Published November 14, 2012
Priority boarding. Extra legroom. Champagne before takeoff. It’s not just the stuff of business class dreams.
With fewer available flights, widespread passenger dissatisfaction, and glamour a distant Eisenhower-era memory, the ailing airline industry is rolling out the red carpet in small but significant ways to woo back customers. Enter “Premium Economy” class, an increasingly popular option offering a superior flight experience at a fraction of the exorbitant cost of business class.
A hybrid between Business and Economy, Premium Economy has been available for years on long-haul international carriers like Air New Zealand and Virgin Atlantic—where 10+ hour flights necessitate extra conveniences to keep passengers from revolting. Recently, U.S. carriers have also adopted the trend, with Premium Economy options (known respectively as Main Cabin Extra, Economy Comfort, Economy Plus and Main Cabin Select) now available on American, Delta, United and Virgin America.
In short, pay a bit more money—a nominal fee on U.S. domestic routes, a more significant but still relatively-affordable one for long-haul international—and enjoy, at a minimum, several more inches of legroom. Depending on the carrier and the route, Premium Economy might also garner you priority boarding and 50 percent more seat recline (such as on Delta), or a separate cabin with dedicated bathrooms (such as on Air New Zealand). For an hour-long puddle jump, the extra space might barely register. But on a five and a half hour LAX to JFK redeye—to say nothing of international flights for small business owners or honeymooners—suddenly every little bit counts.
“Airlines aren’t chasing volume anymore, they’re chasing the bottom line,” explains Mike Boyd, chairman of Boyd Group International, an Aviation consulting firm in Evergreen, Colorado. “Part of this is this Premium Economy thing. Business class has become the battleground. That went up and up in terms of perks but has become too expensive, so now we’ve gone back to introducing another class—we’ve gone full circle. And internationally, Premium Economy is what business class was 20 years ago.”
The Perks of Upgrading to Premium
Premium Economy benefits vary wildly depending on the airline, route and whether it’s a domestic or international flight. Not all upgrades are created equal. To see how they stacked up, we compared the four U.S. carriers offering Premium Economy options: American, Delta, United and Virgin America.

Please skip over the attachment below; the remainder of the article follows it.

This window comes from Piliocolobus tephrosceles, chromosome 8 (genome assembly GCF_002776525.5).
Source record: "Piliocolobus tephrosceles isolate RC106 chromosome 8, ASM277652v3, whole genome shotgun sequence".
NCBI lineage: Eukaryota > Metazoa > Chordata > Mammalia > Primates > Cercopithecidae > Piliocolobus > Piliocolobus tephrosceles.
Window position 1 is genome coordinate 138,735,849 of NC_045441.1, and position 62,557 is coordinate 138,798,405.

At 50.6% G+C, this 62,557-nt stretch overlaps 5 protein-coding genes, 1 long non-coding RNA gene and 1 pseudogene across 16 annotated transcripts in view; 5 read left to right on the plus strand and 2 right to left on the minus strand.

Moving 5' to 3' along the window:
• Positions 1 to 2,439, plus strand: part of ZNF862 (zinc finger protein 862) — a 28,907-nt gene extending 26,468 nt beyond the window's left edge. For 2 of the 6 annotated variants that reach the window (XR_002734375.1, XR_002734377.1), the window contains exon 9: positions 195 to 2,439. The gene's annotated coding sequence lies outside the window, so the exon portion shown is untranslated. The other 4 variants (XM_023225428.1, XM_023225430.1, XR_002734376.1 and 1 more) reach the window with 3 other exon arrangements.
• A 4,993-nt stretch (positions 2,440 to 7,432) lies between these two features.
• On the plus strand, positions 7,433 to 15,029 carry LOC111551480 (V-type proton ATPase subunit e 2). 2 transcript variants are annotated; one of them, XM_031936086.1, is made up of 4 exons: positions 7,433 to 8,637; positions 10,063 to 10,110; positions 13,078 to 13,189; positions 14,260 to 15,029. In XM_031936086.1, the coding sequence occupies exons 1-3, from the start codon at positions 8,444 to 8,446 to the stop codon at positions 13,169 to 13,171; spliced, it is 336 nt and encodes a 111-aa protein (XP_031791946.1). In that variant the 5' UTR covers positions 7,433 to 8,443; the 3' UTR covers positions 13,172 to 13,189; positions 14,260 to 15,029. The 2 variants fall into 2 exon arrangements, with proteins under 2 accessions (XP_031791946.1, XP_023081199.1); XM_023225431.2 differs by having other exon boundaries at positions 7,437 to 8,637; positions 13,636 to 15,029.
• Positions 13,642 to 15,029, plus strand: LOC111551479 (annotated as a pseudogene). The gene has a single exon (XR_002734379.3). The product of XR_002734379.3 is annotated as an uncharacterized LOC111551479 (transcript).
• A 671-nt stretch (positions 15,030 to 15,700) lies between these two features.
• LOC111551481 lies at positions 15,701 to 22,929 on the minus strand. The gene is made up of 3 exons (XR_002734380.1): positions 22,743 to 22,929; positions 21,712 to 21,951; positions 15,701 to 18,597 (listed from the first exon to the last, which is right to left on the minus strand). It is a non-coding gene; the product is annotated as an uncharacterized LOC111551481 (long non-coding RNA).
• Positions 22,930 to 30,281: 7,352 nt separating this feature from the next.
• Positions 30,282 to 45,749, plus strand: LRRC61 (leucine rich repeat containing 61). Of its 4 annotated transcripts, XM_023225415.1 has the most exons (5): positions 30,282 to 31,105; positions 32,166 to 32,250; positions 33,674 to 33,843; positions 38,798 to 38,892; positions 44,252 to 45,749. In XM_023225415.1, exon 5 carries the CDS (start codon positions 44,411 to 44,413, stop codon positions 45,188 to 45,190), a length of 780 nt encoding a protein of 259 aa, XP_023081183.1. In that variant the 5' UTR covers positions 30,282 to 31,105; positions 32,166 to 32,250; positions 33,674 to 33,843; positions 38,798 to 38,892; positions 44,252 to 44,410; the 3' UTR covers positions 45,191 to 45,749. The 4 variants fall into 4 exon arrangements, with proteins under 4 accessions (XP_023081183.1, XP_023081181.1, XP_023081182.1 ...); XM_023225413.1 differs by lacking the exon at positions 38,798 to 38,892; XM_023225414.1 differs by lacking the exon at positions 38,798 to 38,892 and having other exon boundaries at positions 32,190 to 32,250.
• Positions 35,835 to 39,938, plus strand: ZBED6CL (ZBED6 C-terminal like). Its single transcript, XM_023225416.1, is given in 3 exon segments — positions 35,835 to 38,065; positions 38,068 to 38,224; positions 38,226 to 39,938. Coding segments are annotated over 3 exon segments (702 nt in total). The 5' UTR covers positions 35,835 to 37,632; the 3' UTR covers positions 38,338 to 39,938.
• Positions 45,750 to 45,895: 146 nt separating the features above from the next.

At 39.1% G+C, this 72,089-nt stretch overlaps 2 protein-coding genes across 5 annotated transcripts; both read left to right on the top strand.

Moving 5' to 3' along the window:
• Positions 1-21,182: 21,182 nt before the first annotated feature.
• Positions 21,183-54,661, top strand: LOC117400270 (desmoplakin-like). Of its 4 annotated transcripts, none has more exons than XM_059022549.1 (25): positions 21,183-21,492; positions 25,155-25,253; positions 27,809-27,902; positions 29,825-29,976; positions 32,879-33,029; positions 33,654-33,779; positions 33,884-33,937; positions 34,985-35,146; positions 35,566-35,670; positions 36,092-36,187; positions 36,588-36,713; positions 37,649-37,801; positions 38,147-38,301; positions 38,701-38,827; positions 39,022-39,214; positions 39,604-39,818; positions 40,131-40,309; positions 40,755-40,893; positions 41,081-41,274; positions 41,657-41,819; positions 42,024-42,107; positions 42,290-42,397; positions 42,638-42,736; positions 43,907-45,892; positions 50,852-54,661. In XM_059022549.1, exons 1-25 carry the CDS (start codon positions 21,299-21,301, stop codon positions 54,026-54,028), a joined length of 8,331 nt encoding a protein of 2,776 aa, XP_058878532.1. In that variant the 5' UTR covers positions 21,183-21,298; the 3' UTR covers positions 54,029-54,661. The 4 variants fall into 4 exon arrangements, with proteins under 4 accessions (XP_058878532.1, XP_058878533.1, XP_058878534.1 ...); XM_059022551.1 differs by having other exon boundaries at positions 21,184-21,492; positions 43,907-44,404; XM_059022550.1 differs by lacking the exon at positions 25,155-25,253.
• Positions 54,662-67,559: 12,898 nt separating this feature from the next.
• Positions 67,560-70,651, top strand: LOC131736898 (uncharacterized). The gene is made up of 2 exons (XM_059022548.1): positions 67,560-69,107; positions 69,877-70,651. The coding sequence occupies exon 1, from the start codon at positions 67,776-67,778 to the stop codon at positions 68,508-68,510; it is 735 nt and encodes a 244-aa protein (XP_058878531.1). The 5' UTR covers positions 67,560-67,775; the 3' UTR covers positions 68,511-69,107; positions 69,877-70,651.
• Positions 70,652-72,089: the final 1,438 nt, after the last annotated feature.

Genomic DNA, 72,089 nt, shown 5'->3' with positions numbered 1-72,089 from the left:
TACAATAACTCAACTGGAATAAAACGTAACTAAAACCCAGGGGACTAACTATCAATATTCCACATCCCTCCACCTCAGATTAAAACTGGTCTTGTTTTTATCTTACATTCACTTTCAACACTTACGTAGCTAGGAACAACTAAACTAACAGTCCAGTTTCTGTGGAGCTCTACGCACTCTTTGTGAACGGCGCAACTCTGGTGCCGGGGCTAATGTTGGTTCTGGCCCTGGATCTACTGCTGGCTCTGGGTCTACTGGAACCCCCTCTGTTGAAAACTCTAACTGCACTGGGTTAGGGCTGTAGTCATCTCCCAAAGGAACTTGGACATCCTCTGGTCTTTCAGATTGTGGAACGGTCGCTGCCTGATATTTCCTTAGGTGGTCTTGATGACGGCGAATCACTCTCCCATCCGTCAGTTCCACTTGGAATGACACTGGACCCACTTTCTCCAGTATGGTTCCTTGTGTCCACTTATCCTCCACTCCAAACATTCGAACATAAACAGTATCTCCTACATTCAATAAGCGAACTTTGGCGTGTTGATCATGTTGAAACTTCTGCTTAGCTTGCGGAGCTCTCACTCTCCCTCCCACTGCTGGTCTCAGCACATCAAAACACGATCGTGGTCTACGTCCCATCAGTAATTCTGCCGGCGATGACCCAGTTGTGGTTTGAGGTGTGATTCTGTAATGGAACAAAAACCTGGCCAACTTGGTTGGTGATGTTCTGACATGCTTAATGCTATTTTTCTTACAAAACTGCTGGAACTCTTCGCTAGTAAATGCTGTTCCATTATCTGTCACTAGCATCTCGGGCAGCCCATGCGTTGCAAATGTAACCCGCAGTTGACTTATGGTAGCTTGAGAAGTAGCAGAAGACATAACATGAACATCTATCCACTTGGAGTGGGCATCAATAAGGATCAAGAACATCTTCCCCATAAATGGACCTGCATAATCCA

--American is in the process of upgrading their entire mainline fleet for Main Cabin Extra, which will offer 4-6 inches more leg room than in economy and priority boarding. Upgrades will be available for between $8 - $108, depending on length of flight.
--Delta’s Economy Comfort features 4 inches of extra legroom and priority boarding, as well as 50 percent more recline on international flights, all for a $79 upgrade after purchasing a ticket. We found a Delta ticket from San Francisco to JFK for $345 that, after upgrading with Economy Comfort, costs $424. (A business class ticket on the same five and a half hour flight was $2391.) Delta Economy Comfort is already available internationally, and is currently rolling out to Delta’s entire mainline fleet, as well as 250 regional jets.
--United’s Economy Plus offers 5 inches of extra legroom for at little as $9, but no priority boarding or extra recline—regardless of whether it’s a domestic or international route.
--Virgin America’s Main Cabin Select benefits from the superior Virgin America flight experience—including wi-fi and personal TVs—making the 6 extra inches of legroom, free food and drink, and priority boarding feel very luxe, indeed.
Superior International Amenities
If an upgrade is in your budget, you’ll get the most bang for your Premium Economy buck when flying an international carrier like British Airways, Cathay Pacific or Qantas, where the white-gloved amenities are nearly indistinguishable from domestic Business Class.
We found a round-trip business class ticket from Los Angeles to London on Virgin Atlantic for $5098. The same 11 hour flight in Premium Economy, with dedicated check-in, priority boarding, a separate cabin with private bathrooms, champagne before takeoff, and several extra inches of recline? $1550.
Not bad for a third of the price.
Premium Economy: The Best
-- Best All-Around Domestic: Virgin America, with priority boarding, 6 inches extra leg-room, wi-fi, power outlets, personal TVs and free food/drink
--Best All-Around International: Air New Zealand, with priority boarding, privacy-encouraging “Spaceseats” featuring a 9 inch recline, two-free checked bags, free New Zealand wines, on-board concierge and 50 percent more recline
--Widest Seats: Virgin Atlantic, 21 inches
--Most Recline: Qantas, 9 inches